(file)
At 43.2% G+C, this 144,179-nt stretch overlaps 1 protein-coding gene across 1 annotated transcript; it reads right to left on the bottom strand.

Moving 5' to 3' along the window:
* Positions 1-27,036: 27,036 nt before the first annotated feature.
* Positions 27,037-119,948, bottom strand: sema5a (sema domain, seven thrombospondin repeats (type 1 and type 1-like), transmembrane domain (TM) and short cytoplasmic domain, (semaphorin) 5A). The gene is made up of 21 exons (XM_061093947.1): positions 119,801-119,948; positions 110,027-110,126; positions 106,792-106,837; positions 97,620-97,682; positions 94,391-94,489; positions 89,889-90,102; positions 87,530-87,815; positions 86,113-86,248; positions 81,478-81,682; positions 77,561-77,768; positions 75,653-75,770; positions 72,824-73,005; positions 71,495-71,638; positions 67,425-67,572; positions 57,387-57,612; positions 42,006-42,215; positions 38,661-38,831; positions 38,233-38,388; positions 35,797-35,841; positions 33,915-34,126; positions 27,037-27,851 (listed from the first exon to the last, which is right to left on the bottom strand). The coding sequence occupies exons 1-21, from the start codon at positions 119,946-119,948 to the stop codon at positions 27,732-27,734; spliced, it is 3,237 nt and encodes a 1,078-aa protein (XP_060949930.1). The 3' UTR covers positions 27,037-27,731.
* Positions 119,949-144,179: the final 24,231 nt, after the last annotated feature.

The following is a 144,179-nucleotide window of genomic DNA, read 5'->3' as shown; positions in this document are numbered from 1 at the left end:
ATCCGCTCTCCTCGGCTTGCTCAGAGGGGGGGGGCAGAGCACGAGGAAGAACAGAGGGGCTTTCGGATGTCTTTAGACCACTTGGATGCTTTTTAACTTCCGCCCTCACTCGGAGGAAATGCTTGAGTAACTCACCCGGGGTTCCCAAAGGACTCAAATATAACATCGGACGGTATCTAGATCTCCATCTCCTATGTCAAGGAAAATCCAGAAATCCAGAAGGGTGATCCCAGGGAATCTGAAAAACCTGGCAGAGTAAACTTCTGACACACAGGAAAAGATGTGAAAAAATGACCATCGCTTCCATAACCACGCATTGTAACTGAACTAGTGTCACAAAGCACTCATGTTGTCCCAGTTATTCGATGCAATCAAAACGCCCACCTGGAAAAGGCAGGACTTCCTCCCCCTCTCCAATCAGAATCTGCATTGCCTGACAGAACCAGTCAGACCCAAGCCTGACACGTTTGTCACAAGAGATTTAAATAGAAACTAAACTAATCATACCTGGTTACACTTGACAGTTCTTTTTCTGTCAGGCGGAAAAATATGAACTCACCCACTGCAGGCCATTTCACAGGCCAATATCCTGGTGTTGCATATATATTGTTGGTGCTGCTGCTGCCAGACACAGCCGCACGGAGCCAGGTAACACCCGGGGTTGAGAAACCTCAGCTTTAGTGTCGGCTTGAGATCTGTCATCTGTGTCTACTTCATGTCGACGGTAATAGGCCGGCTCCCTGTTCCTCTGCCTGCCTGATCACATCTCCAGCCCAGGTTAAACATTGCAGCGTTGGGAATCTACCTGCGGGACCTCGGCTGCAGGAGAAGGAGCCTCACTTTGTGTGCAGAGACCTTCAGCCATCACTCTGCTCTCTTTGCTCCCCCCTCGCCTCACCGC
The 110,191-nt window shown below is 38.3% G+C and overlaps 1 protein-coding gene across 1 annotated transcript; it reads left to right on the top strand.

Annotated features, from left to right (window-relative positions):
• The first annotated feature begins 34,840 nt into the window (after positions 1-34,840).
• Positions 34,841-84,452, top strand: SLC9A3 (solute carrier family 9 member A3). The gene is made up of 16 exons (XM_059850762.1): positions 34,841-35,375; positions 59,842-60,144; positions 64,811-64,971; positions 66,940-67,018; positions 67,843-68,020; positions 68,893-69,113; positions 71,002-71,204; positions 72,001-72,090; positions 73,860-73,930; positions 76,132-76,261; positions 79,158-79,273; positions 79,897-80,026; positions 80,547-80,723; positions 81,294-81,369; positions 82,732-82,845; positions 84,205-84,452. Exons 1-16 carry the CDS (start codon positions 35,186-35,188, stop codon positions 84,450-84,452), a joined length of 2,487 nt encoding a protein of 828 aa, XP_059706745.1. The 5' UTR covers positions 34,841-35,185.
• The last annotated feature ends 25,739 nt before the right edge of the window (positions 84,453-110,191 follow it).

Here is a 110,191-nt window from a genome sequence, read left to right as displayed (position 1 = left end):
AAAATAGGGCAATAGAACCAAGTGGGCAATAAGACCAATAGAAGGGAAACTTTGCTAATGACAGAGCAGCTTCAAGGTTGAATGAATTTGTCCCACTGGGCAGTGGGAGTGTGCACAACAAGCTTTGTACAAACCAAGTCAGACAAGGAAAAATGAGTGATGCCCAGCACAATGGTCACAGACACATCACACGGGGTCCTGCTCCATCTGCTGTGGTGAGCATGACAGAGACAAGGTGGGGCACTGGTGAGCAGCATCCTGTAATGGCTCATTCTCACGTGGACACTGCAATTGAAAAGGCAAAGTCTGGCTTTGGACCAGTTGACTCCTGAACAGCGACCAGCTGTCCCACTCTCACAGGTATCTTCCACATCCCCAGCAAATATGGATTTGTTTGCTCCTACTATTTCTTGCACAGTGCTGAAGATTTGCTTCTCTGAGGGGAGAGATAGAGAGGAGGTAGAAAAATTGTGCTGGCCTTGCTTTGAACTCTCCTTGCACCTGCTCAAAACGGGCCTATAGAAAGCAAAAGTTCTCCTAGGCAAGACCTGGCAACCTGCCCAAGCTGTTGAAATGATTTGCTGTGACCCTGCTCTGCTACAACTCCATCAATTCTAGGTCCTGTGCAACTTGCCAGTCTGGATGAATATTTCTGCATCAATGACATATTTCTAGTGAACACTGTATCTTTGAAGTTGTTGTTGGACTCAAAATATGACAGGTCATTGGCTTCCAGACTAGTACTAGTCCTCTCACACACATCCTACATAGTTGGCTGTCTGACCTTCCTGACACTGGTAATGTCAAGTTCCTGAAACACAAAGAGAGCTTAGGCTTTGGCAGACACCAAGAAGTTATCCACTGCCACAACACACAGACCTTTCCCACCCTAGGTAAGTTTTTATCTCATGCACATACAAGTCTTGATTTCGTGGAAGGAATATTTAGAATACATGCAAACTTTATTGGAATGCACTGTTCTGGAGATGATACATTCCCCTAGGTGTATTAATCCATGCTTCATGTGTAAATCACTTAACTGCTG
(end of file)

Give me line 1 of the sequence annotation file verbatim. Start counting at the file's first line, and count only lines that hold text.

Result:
At 43.2% G+C, this 144,179-nt stretch overlaps 1 protein-coding gene across 1 annotated transcript; it reads right to left on the bottom strand.